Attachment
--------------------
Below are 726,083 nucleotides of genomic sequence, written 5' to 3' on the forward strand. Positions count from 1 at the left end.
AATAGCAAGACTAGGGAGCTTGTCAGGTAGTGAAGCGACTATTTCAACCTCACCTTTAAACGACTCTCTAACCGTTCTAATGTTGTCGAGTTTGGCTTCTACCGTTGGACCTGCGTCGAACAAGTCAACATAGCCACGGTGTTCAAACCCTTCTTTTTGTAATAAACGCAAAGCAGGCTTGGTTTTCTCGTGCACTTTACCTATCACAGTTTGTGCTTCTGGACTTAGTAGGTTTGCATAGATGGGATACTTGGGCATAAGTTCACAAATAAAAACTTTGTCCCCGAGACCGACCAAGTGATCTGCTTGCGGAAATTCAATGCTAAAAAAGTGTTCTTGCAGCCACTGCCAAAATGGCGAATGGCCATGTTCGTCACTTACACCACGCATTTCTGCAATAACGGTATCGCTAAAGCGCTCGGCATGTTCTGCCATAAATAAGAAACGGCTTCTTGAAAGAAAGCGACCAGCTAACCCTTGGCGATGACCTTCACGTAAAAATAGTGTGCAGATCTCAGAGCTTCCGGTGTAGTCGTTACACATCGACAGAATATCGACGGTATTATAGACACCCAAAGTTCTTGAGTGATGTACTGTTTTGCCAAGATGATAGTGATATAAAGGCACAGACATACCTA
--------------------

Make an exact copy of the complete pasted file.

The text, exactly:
Below are 726,083 nucleotides of genomic sequence, written 5' to 3' on the forward strand. Positions count from 1 at the left end.
AATAGCAAGACTAGGGAGCTTGTCAGGTAGTGAAGCGACTATTTCAACCTCACCTTTAAACGACTCTCTAACCGTTCTAATGTTGTCGAGTTTGGCTTCTACCGTTGGACCTGCGTCGAACAAGTCAACATAGCCACGGTGTTCAAACCCTTCTTTTTGTAATAAACGCAAAGCAGGCTTGGTTTTCTCGTGCACTTTACCTATCACAGTTTGTGCTTCTGGACTTAGTAGGTTTGCATAGATGGGATACTTGGGCATAAGTTCACAAATAAAAACTTTGTCCCCGAGACCGACCAAGTGATCTGCTTGCGGAAATTCAATGCTAAAAAAGTGTTCTTGCAGCCACTGCCAAAATGGCGAATGGCCATGTTCGTCACTTACACCACGCATTTCTGCAATAACGGTATCGCTAAAGCGCTCGGCATGTTCTGCCATAAATAAGAAACGGCTTCTTGAAAGAAAGCGACCAGCTAACCCTTGGCGATGACCTTCACGTAAAAATAGTGTGCAGATCTCAGAGCTTCCGGTGTAGTCGTTACACATCGACAGAATATCGACGGTATTATAGACACCCAAAGTTCTTGAGTGATGTACTGTTTTGCCAAGATGATAGTGATATAAAGGCACAGACATACCTA